Elder Perry explained the nature of a priesthood quorum in a general conference address, “What Is a Quorum?” published in the Liahona and Ensign, November 2004. Here are some excerpts from that address:

I wish the feeling and respect we have for our Council [the Quorum of the Twelve Apostles] could be transported to every quorum in the Church. Would you deacons, teachers, priests, elders, and high priests quorums listen for a moment to what I believe is one of the greatest blessings one can receive from being a bearer of the priesthood? That special blessing is belonging to a priesthood quorum.

President Stephen L. Richards, many years ago, gave us some wonderful counsel on Church government. His statement is as follows:

“The genius of our Church government is government through councils. . . . I see the wisdom, God’s wisdom, in creating councils: to govern his Kingdom. In the spirit under which we labor, men can get together with seemingly divergent views and far different backgrounds, and under the operation of that spirit, by counseling together, they can arrive at an accord. . . . I have no hesitancy in giving you the assurance, if you will confer in council as you are expected to do, God will give you solutions to the problems that confront you” (in Conference Report, Oct. 1953, 86).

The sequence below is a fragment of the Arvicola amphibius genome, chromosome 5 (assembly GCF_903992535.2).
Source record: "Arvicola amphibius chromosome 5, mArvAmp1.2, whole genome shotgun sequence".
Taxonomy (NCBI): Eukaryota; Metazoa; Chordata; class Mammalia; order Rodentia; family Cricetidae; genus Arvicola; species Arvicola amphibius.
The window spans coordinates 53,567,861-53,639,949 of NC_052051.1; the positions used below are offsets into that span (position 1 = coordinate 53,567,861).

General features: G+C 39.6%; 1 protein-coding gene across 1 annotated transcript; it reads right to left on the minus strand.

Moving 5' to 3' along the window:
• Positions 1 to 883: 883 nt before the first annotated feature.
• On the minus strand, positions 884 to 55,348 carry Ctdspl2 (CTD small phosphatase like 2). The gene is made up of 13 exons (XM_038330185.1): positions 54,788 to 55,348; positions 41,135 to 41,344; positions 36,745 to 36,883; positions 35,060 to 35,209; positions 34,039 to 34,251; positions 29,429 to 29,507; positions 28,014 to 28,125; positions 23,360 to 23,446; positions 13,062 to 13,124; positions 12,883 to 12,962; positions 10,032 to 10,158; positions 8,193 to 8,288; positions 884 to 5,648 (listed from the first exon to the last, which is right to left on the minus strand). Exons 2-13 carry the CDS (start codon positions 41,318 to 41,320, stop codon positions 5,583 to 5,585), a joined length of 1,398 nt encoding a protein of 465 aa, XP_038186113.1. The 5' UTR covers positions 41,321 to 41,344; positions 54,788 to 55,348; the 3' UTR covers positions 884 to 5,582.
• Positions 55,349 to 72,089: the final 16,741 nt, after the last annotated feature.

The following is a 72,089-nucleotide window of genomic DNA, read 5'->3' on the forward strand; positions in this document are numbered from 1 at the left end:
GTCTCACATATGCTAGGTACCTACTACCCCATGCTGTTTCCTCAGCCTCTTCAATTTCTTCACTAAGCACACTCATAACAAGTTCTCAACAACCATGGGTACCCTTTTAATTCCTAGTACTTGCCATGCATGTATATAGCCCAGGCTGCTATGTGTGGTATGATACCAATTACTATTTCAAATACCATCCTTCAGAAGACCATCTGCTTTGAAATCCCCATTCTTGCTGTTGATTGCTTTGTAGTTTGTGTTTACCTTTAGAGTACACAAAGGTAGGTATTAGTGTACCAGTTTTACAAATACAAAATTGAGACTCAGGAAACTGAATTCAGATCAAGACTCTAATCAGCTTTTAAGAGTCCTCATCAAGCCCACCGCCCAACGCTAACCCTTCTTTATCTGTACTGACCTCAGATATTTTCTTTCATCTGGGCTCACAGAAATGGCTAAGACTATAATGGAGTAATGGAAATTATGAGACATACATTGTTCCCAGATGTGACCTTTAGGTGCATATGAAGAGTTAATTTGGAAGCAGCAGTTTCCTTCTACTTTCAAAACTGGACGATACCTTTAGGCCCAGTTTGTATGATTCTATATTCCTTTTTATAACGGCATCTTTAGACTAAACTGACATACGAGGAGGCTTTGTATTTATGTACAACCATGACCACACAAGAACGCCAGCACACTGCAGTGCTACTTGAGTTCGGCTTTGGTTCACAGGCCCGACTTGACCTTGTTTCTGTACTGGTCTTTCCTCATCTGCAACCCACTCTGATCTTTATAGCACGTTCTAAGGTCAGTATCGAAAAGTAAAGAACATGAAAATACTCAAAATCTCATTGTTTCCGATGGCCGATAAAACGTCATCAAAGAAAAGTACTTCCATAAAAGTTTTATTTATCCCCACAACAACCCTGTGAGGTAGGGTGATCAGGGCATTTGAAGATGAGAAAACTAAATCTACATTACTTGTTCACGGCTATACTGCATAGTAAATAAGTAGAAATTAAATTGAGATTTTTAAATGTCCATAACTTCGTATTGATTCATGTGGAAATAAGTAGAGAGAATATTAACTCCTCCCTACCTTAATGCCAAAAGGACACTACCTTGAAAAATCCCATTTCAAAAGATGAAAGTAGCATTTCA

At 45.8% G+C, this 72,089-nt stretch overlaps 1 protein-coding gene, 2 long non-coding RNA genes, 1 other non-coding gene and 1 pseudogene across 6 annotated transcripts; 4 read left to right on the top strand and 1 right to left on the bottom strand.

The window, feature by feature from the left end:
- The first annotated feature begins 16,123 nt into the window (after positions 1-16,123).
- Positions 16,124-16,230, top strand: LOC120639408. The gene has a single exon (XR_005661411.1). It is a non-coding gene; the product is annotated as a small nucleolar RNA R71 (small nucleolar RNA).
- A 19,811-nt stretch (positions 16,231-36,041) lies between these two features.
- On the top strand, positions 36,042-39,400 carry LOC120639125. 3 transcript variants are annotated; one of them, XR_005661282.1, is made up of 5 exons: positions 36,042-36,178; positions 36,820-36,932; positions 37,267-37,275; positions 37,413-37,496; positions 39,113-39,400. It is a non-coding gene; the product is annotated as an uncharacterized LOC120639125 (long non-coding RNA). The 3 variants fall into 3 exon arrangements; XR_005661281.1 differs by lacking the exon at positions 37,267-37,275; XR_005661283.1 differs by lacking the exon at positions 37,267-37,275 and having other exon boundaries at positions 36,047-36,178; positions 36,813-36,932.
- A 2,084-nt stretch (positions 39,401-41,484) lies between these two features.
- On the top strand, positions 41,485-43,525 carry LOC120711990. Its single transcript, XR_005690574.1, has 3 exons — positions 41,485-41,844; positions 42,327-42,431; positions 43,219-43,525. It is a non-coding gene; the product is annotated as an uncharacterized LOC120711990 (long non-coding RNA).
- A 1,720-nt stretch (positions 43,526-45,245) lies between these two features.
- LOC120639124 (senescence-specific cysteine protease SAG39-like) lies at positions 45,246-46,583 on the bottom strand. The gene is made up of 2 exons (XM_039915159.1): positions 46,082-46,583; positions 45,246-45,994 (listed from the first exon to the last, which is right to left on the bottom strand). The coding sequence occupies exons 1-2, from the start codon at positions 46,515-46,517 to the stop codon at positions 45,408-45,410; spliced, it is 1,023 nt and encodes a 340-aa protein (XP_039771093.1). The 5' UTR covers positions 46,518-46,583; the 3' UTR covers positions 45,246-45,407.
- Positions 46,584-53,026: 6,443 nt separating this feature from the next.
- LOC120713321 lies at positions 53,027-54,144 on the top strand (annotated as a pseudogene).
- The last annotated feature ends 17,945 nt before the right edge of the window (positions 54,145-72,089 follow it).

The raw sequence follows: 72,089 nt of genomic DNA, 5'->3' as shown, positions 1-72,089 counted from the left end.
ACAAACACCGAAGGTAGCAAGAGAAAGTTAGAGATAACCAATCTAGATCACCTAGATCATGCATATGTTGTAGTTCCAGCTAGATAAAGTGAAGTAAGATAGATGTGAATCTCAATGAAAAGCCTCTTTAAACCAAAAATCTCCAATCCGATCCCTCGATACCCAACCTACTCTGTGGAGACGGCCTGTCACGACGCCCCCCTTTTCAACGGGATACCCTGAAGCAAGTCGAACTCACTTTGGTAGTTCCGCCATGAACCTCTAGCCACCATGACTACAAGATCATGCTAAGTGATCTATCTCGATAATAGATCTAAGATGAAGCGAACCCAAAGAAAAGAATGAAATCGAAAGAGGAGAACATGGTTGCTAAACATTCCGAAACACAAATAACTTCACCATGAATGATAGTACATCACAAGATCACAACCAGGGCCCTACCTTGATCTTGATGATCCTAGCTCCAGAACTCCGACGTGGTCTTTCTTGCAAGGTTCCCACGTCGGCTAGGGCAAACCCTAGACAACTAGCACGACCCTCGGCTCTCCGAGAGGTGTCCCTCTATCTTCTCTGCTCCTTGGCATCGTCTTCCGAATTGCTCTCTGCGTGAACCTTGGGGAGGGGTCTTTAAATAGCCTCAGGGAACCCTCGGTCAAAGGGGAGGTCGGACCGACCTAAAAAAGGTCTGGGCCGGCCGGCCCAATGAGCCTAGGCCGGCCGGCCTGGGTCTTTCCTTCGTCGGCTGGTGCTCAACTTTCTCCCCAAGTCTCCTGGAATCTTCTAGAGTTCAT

And what are the great benefits you will experience from belonging to a quorum? Again from Stephen L. Richards. He said, “A quorum is three things: first, a class; second, a fraternity; and third, a service unit” (in Conference Report, Oct. 1938, 118).

I see this genius so manifestly apparent in the functions of the Quorum of the Twelve Apostles. We are a class as we study the doctrines of the kingdom together. Can you imagine what a special experience it would be to be in a quorum meeting and be taught gospel doctrine by [prophets and apostles]? . . . This same blessing can be yours in each of your quorums. The words of the Apostles, past and present, live in the scriptures, conference addresses, Church magazines, devotionals, and so forth. They are available to bring the power of the doctrine of the kingdom into your quorum’s class. Make of your quorum a class to increase your knowledge of the gospel of our Lord and Savior.

In our Quorum, we have a special brotherhood. We are there to lift, inspire, and bless each other with the spirit of our calling. When one is burdened, there are 11 others anxious to help lift and share that burden. At times we rejoice together in feelings of accomplishment. We weep together in times of sorrow. We never feel as if we are facing a problem alone! There is always the counsel, support, help, and encouragement of our Quorum members.

From the book Priesthood and Church Government, we have this statement . . . “The feeling of brotherhood should permeate the quorum. It should be the first concern of a quorum to help all members who may be in need temporally, mentally, or spiritually. The spirit of brotherhood should be the directing force in all the plans and operations of the quorum. . . .” (Rudger Clawson, foreword to A Guide for Quorums of the Melchizedek Priesthood [1930], 3; quoted in John A. Widtsoe, comp., Priesthood and Church Government [1939], 135). We would encourage each priesthood quorum in the Church to cultivate such a brotherhood.

Finally, the only purpose for our Quorum is to be of service. . . . Make of each of your quorums a great service organization for the benefit of all your quorum members.